Here’s a Mini-workshop for Spring

Spring! How I love it—everything is abloom in my neighborhood and daylight savings time started, which means I can take my afternoon walk/Happy Hour coffee break later in the day while it’s still light and enjoy all the aliveness of the season. Yesterday I came home with a sprig of jasmine stuck in my buttonhole and a dozen colorful photographs.

The Spring Equinox writing retreat and workshop I scheduled for yesterday didn’t happen. So I thought I’d offer up a three-part writing exercise we would have done during the workshop.

Here’s how it goes: Spring is a time of healing and renewal. A time for planting—gardens, flowers, new ideas. But before we can plant, we clear away the debris that may have accumulated during the long winter. This time of Awakening is also a time of releasing—of letting go of what doesn’t serve us. We put away our heavy winter things that we may have needed to keep us safe and warm, but now we no longer need them—it’s time for a spring cleaning. What do you, or what does your character, need to release in order to “bloom” in this time of healing and renewal?

Part I: Make a list of what you want to release—old ideas, habits, relationships. Maybe the list doesn’t just contain “heavy” items, but some things that might be fun or invigorating to change—no more binge-watching TV series or maybe getting rid of the old bed pillows or pictures on the bedroom wall.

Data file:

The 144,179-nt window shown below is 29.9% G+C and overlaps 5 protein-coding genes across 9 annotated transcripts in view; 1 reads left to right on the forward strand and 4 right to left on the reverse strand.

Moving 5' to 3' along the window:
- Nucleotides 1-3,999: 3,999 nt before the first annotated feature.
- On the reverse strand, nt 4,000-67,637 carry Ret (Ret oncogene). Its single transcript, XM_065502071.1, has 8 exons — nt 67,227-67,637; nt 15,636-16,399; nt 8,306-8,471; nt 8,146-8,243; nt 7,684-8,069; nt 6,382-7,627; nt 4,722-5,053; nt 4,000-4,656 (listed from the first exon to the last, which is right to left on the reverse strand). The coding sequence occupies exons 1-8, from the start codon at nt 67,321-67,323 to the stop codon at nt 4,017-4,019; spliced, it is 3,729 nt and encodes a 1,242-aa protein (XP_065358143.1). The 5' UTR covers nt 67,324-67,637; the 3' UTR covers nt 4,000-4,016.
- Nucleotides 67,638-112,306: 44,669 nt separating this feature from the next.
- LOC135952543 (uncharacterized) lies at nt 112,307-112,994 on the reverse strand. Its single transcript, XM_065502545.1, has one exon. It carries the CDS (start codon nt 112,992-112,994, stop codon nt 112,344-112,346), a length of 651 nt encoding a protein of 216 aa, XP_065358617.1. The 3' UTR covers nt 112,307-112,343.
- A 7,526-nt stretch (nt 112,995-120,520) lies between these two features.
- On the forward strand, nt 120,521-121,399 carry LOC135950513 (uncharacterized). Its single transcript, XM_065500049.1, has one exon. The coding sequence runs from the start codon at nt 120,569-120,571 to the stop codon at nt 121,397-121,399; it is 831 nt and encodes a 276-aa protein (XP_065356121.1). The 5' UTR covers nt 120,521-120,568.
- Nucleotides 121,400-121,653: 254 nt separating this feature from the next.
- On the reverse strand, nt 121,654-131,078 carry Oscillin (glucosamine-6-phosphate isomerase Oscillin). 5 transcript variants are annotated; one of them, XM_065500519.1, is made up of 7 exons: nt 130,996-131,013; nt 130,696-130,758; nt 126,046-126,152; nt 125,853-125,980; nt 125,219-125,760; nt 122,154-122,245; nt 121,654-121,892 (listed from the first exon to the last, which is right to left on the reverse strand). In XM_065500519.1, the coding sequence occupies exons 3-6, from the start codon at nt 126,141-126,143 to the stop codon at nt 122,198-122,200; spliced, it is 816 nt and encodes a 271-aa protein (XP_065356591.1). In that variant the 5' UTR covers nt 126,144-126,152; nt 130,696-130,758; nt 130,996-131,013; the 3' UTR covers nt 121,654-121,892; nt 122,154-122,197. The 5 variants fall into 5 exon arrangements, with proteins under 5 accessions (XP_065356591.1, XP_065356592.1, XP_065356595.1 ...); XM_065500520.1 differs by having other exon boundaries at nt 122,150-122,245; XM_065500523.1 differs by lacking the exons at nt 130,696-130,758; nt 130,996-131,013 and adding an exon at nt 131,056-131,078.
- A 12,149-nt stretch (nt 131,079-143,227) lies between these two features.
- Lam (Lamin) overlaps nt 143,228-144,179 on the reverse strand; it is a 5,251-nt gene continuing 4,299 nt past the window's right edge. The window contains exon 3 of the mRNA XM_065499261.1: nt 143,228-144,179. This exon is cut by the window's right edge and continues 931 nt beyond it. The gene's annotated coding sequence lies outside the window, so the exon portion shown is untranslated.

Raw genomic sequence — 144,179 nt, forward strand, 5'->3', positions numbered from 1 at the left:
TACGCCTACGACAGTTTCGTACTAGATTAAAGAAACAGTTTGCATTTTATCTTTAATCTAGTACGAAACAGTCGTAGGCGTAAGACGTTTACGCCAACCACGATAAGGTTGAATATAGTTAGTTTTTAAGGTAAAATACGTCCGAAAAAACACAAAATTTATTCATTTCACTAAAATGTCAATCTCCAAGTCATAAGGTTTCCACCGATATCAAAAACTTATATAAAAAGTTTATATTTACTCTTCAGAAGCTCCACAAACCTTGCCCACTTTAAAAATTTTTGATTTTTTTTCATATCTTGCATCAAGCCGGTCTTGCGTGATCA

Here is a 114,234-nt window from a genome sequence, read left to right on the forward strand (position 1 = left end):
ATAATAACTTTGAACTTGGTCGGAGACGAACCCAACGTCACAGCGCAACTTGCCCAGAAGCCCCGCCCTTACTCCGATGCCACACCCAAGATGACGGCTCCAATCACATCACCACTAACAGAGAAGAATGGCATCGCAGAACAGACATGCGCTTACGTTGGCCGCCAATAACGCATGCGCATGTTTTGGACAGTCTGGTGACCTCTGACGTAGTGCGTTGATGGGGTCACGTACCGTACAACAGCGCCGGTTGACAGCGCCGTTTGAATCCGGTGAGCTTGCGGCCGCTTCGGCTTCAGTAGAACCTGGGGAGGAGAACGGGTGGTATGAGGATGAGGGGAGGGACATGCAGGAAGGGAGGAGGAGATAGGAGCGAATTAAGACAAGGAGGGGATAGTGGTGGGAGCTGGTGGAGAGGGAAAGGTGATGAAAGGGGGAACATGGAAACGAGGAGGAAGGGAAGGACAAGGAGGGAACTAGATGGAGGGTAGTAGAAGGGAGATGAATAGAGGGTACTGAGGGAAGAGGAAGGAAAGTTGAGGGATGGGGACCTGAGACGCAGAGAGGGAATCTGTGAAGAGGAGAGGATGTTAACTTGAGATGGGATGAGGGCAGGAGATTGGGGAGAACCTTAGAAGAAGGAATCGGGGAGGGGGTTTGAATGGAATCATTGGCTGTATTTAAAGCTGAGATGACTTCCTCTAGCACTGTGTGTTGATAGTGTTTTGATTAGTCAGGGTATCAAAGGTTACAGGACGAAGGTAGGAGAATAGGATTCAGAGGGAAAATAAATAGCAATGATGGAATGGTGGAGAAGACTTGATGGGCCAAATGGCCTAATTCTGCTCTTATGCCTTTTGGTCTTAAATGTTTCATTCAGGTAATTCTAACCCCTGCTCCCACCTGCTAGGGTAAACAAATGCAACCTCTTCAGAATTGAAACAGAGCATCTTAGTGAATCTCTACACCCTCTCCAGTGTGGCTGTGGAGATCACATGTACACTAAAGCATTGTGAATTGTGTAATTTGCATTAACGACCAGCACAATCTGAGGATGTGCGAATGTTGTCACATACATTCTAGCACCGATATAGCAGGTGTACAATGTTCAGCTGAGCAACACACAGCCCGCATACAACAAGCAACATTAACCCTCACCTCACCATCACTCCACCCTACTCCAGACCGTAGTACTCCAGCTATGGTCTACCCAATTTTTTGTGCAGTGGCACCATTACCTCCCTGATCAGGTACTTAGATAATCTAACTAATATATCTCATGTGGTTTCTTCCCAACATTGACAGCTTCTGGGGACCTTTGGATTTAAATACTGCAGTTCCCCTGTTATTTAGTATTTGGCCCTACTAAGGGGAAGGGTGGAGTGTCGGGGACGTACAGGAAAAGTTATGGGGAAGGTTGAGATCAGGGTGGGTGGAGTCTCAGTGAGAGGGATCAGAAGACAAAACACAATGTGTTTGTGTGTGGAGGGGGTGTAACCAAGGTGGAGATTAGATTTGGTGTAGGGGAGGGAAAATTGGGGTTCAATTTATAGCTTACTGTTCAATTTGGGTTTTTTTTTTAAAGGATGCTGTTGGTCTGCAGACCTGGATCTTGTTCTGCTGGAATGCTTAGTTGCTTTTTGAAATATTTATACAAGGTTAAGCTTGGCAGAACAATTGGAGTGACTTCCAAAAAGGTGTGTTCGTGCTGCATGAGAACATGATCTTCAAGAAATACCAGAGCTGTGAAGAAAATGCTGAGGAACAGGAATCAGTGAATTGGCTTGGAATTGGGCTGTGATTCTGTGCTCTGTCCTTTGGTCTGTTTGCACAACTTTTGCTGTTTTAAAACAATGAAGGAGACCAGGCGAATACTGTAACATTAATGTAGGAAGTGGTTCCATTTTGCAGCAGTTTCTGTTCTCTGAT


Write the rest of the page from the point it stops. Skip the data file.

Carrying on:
Part 2: After you make the list, choose one item to write about in an extended writing. Set your timer for 15 minutes and write, writing practice style.

Part 3: Now that you’ve cleared away and made room for the new, it’s time to plant. If you could grow anything you wanted – a garden of diamonds or a patch of poems, a crop of new shoes, anything at all – what would you plant?

Sprout, Planting Seeds, Tending GardensHappy Spring. Remember what Margaret Atwood told us: “In the spring, at the end of the day, you should smell like dirt.”

What did you release in your Spring Cleaning?

Idea #65 — Collage a Character

Another way I’ve found to delve deeper into a character or setting or situation is through the use of pictures or images. I love doing this and have had some “ah-ha” experiences, but I’m a shy and messy artist. I have to keep reminding myself, we’re not making Great Art here, we’re using images to provide another window into our work.

P1020394

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Place as Memory — Writing the Geography of Our Lives

“Memories are rooted in place: a lifetime of kitchens, backyards, porches, and patios. Our bedroom and our best friend’s bedroom, the street where we played until dark and our parents called us inside, the park where we picnicked, the swimming pool with its aquamarine water smelling of chlorine or the pond on the farm with its muddy banks. If you want to enter a memory, enter a room in your grandmother’s house. Remember an incident, and the place where it happened will figure prominently in the story. Everything happens somewhere, and if you want to bring the memory alive, be in the place where it occurred.
garden cottage

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